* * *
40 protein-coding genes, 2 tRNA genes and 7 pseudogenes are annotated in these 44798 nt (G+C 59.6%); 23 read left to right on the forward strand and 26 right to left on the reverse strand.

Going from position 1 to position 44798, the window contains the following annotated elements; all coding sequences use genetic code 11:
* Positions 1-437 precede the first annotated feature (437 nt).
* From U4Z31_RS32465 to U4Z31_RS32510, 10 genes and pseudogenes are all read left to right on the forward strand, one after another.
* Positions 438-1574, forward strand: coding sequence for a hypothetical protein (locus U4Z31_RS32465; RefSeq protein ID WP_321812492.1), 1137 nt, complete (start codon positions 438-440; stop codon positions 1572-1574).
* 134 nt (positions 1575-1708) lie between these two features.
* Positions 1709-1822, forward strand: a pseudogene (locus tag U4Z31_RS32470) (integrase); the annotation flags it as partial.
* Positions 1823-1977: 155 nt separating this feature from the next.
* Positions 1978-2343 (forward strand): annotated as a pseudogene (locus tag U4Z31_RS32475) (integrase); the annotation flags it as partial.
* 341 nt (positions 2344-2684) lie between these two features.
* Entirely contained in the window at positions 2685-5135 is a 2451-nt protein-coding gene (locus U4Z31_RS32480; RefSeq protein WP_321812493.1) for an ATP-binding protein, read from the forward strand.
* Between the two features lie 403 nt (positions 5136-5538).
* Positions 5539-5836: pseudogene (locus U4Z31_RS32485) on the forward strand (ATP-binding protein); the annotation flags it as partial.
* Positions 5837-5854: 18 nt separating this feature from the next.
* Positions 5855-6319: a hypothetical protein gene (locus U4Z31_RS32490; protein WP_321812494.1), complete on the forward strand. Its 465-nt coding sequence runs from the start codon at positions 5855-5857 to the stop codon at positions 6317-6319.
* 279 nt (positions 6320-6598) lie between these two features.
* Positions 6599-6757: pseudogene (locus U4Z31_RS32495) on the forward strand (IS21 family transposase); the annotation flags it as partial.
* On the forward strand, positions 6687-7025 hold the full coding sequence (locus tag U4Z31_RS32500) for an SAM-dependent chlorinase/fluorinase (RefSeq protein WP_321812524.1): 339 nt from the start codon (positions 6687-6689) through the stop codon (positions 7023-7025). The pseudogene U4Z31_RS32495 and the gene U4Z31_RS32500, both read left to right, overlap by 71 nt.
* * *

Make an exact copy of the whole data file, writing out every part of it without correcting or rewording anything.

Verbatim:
40 protein-coding genes, 2 tRNA genes and 7 pseudogenes are annotated in these 44798 nt (G+C 59.6%); 23 read left to right on the forward strand and 26 right to left on the reverse strand.

Going from position 1 to position 44798, the window contains the following annotated elements; all coding sequences use genetic code 11:
* Positions 1-437 precede the first annotated feature (437 nt).
* From U4Z31_RS32465 to U4Z31_RS32510, 10 genes and pseudogenes are all read left to right on the forward strand, one after another.
* Positions 438-1574, forward strand: coding sequence for a hypothetical protein (locus U4Z31_RS32465; RefSeq protein ID WP_321812492.1), 1137 nt, complete (start codon positions 438-440; stop codon positions 1572-1574).
* 134 nt (positions 1575-1708) lie between these two features.
* Positions 1709-1822, forward strand: a pseudogene (locus tag U4Z31_RS32470) (integrase); the annotation flags it as partial.
* Positions 1823-1977: 155 nt separating this feature from the next.
* Positions 1978-2343 (forward strand): annotated as a pseudogene (locus tag U4Z31_RS32475) (integrase); the annotation flags it as partial.
* 341 nt (positions 2344-2684) lie between these two features.
* Entirely contained in the window at positions 2685-5135 is a 2451-nt protein-coding gene (locus U4Z31_RS32480; RefSeq protein WP_321812493.1) for an ATP-binding protein, read from the forward strand.
* Between the two features lie 403 nt (positions 5136-5538).
* Positions 5539-5836: pseudogene (locus U4Z31_RS32485) on the forward strand (ATP-binding protein); the annotation flags it as partial.
* Positions 5837-5854: 18 nt separating this feature from the next.
* Positions 5855-6319: a hypothetical protein gene (locus U4Z31_RS32490; protein WP_321812494.1), complete on the forward strand. Its 465-nt coding sequence runs from the start codon at positions 5855-5857 to the stop codon at positions 6317-6319.
* 279 nt (positions 6320-6598) lie between these two features.
* Positions 6599-6757: pseudogene (locus U4Z31_RS32495) on the forward strand (IS21 family transposase); the annotation flags it as partial.
* On the forward strand, positions 6687-7025 hold the full coding sequence (locus tag U4Z31_RS32500) for an SAM-dependent chlorinase/fluorinase (RefSeq protein WP_321812524.1): 339 nt from the start codon (positions 6687-6689) through the stop codon (positions 7023-7025). The pseudogene U4Z31_RS32495 and the gene U4Z31_RS32500, both read left to right, overlap by 71 nt.